House cleaning chores happen on Saturday morning at our place. Or at least, that's when they're supposed to happen. A motivated child can get through his/her assigned chores in 45 minutes. An hour tops. But our kids regularly tend to drag the chores out for 2½-3 hours or even longer.
I guess it's like when my mom used to make my brother eat vegetables that he really detested. We all had to eat them, but this brother had a particular dislike of certain vegetables. There was a time consuming ritual to arrive at the point where my brother would put the vegetables in his mouth. He would then reluctantly chew on them. And chew, and chew, and chew, while trying to achieve the fortitude to swallow them.
We used to chide my brother for his antics. We asked him why, if he disliked the taste of the vegetables so much, he didn't just wolf them down as rapidly as possible and get it over with. Why did he have to keep the distasteful food in his mouth for-stinking-ever? Our kids often (not always) follow a similar pattern with their chores.
I don't think that our family's chores are particularly onerous. While we clean the house every Saturday, our home isn't the cleanest place on earth. Far from it. When I lived in Norway I frequently saw little plaques on the walls of homes that said something like, "Clean enough to be healthy, dirty enough to be home." That describes our house. Most of the time. When we err, it's on the side where being clean enough to be healthy might be questionable.
Our kids clean the bathrooms (including the toilets). They dust the furniture, wall hangings, curtains, blinds, fan blades, etc. Or these things at least get to see the duster. They vacuum. To a certain extent. They empty the wastebaskets. And that's about it. Each of these children started doing these chores when they were still wee tots, so they all have plenty of practice.
You might commend us for having such (janitorially) well trained children. But you must understand that we have developed an odd tradition that has become sacrosanct to our children. In the dim ages when the older children were starting out with chores, we discovered that we couldn't get them to be productive until they finished watching their beloved Saturday morning cartoons. We ultimately settled on 10:00 am as the time for starting chores.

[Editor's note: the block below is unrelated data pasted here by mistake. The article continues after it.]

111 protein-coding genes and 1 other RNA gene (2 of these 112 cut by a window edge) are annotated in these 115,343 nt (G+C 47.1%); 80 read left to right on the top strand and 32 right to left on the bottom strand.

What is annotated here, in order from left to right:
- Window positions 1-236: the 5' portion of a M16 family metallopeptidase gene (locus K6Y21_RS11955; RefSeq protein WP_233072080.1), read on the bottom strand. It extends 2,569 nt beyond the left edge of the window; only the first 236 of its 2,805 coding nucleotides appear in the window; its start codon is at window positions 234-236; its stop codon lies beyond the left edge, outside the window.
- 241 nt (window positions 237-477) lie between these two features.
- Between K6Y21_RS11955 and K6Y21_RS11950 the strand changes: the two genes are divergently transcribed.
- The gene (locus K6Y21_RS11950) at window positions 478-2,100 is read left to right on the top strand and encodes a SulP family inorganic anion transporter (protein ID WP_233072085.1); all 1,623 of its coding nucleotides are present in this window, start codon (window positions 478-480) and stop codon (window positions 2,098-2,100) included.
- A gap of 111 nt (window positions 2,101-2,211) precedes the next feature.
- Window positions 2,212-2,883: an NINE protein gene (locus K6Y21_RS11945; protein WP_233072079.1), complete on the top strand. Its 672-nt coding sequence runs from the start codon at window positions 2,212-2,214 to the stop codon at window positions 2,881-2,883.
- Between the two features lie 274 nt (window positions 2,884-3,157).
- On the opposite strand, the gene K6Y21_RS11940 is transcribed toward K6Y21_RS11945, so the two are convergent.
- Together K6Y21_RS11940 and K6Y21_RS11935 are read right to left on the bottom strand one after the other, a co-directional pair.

Only the youngest still bothers with TV on Saturday mornings. The others tend to sleep, do stuff on the computer, play video games, etc. until the stroke of ten. Or for a few minutes thereafter until my wife or I get on their case.
Given the 10:00 am chore start time, you'd think that the chores would be done by 11:00 am. But no. Because the children are expert at finding things that absolutely must happen at the moment chore time arrives. "I haven't had breakfast yet," says one. "I'm going to take a shower first," says another. "I have to use the toilet," says another. Each of these tasks seems to take the better part of an hour. Plus another 30-45 minutes to get dressed. By the time a child finally gets ready to start on a chore, the child says, "It's lunchtime. I need to eat," despite having eaten breakfast only a short time earlier.
When the chore activities finally get underway, our children seem to have developed great expertise in taking as long as possible to complete their chores. Not that all of that time translates into thoroughness. It translates into much lolly-gagging and complaining about not being able to get to other more desirable activities.
A favorite tactic is spending copious time finding, setting up, and using their personal audio devices. Earbuds are forever disappearing. Waiting for the vacuum is another favored stalling activity, despite the fact that we have three vacuums in the house. (That's a long story.) But the vacuum the child wants to use is already occupied. Or the child feigns being unable to locate some other favored cleaning implement.
It's my brother chewing on his hated vegetables all over again. I ask my children why, if they want to get on to leisure, they don't get their chores done as quickly as possible. Heaven knows they couldn't possibly be much less thorough if they hurried.
In reality, I very much appreciate the housework my children do, despite the nagging it sometimes requires to get them to do it. They (mostly) do a fair job. Unlike some of their peers, they actually know how to clean a toilet, chemicals and all. I'm not sure how well this translates into regularly cleaning the toilet after they are living on their own. But at least they'll know how to do it. You can do much to prepare your child for life outside of the family abode, but what they do with that preparation once they get there is largely up to them.